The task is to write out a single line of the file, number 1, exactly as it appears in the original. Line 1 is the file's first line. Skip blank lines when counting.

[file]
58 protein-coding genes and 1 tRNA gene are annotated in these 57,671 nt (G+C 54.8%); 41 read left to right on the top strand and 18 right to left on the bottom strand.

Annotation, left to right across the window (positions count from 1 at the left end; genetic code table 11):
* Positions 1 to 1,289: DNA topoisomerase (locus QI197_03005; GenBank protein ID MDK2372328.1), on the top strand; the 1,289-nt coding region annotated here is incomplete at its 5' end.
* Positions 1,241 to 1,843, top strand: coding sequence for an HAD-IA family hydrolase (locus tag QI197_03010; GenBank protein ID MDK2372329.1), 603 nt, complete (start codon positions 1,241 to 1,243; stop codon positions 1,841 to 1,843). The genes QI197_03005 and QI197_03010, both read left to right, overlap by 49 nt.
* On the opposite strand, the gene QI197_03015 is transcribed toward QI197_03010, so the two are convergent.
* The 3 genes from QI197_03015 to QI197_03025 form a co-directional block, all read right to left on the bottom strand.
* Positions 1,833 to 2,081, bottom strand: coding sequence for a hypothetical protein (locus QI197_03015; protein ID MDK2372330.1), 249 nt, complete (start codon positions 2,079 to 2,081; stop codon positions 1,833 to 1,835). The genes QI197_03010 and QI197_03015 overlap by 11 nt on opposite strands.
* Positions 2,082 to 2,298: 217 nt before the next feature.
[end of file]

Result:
58 protein-coding genes and 1 tRNA gene are annotated in these 57,671 nt (G+C 54.8%); 41 read left to right on the top strand and 18 right to left on the bottom strand.